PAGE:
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ABSTRACT: Health-related quality of life (HRQoL) in patients treated in intensive care has been reported to be lower compared with age and sex-adjusted control groups. Our aim was to test whether stratifying for coexisting conditions would reduce observed differences in HRQoL between patients treated in the ICU and a control group from the normal population. We also wanted to characterise the ICU patients with the lowest HRQoL within these strata. We did a cross-sectional comparison of scores of the short form health survey (SF-36) questionnaire in a multicenter study of patients treated in the ICU (n = 780) and those from a local public health survey (n = 6093). Analyses were in both groups adjusted for age and sex, and data stratified for coexisting conditions. Within each strata patients with low scores (below - 2 SD of the control group) were identified and characterised. After adjustment, there were minor and insignificant differences in mean SF-36 scores between patients and controls. Eight (n = 18) and 22% (n = 51) of the patients had low scores (- 2 SD of the control group) in the physical and mental dimensions of SF-36, respectively. Patients with low scores were usually male, single, on sick leave before admission to critical care, and survived shorter after being in ICU. After adjusting for age, sex, and coexisting conditions, mean HRQoL scores were almost equal in patients and controls. Up to 22% (n = 51) of the patients had however a poor quality of life as compared to the controls (-2 SD). This group, which more often consisted of singles, men, individuals who were on sick leave before admission to the ICU, had an increased mortality after ICU. This group should be a target for future support.Critical care (London, England) 10/2013; 17(5):R236. DOI:10.1186/cc13059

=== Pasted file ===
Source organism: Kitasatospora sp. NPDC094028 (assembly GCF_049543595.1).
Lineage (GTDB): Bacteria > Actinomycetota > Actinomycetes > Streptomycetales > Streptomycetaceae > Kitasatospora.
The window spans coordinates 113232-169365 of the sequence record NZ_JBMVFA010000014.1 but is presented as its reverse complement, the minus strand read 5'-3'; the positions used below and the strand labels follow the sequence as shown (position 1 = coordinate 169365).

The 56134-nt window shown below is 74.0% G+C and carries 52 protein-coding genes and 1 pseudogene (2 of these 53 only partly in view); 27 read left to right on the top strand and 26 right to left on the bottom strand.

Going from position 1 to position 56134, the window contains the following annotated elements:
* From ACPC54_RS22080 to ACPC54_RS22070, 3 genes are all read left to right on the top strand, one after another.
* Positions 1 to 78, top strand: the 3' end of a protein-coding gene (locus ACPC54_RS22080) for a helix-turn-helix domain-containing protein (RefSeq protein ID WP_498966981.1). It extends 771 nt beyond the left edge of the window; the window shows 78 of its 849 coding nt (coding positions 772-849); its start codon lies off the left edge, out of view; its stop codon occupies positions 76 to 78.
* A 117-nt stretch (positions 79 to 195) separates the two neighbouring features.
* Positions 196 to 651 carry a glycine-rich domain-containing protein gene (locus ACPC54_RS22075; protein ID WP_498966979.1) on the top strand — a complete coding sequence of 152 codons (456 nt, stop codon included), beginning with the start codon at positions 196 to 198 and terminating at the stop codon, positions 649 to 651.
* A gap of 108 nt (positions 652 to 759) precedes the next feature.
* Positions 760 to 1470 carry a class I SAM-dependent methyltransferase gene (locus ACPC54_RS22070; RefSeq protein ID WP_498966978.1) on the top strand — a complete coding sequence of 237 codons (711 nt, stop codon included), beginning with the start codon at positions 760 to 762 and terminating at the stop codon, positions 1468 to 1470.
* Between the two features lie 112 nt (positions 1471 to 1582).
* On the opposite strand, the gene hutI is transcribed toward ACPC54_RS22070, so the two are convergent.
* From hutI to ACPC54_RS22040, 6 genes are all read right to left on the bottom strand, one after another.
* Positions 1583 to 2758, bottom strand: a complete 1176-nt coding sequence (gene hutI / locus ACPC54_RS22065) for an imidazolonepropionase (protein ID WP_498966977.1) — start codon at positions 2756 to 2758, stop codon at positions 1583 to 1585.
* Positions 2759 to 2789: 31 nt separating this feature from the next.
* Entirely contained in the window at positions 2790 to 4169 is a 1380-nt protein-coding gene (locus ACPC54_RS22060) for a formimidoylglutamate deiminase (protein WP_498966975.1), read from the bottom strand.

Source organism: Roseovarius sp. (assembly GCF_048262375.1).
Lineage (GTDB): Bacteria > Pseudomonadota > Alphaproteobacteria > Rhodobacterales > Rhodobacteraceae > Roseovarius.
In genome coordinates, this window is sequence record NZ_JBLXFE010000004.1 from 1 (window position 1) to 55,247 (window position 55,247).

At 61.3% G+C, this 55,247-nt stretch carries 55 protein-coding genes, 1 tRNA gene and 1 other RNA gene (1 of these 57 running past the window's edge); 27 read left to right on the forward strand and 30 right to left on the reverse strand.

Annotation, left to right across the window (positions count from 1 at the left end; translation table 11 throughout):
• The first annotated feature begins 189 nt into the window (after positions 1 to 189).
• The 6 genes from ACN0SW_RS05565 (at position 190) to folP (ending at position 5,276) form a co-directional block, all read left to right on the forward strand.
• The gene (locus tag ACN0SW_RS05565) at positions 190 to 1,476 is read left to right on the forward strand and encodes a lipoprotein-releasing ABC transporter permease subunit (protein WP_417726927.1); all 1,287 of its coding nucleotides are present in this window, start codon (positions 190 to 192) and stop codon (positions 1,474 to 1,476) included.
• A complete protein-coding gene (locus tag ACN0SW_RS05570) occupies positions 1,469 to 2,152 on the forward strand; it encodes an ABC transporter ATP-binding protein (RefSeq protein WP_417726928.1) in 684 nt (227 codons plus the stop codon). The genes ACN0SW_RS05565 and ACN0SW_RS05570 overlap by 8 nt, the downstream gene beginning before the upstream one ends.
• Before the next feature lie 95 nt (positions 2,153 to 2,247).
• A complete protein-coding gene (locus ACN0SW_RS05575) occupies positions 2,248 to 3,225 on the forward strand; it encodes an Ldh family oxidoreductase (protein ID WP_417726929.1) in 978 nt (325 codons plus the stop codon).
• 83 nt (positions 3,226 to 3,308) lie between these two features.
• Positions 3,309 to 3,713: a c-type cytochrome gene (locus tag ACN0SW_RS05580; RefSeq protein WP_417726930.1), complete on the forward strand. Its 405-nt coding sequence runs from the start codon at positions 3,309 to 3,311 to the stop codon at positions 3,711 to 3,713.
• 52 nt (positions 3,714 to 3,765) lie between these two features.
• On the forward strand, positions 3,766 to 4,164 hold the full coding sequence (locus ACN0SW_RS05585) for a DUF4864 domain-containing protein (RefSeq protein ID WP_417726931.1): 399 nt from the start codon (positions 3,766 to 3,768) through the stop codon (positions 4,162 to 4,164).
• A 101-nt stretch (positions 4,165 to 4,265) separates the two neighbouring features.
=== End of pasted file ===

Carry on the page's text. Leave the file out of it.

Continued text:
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ABSTRACT: Background and Objective Although the predictive ability of the Charlson Index, Elixhauser Index (EI), Chronic Disease Score (CDS), and Health-related Quality of Life Comorbidity Index (HRQL-CI) for health care outcomes has been assessed individually, little research has compared the discriminative performance of these indices directly in a single study. The current study compared these indices in discriminating among type 2 diabetes patients varying in demographics and health care outcomes characteristics.05/2011; 2(2). DOI:10.1016/j.ehrm.2011.06.002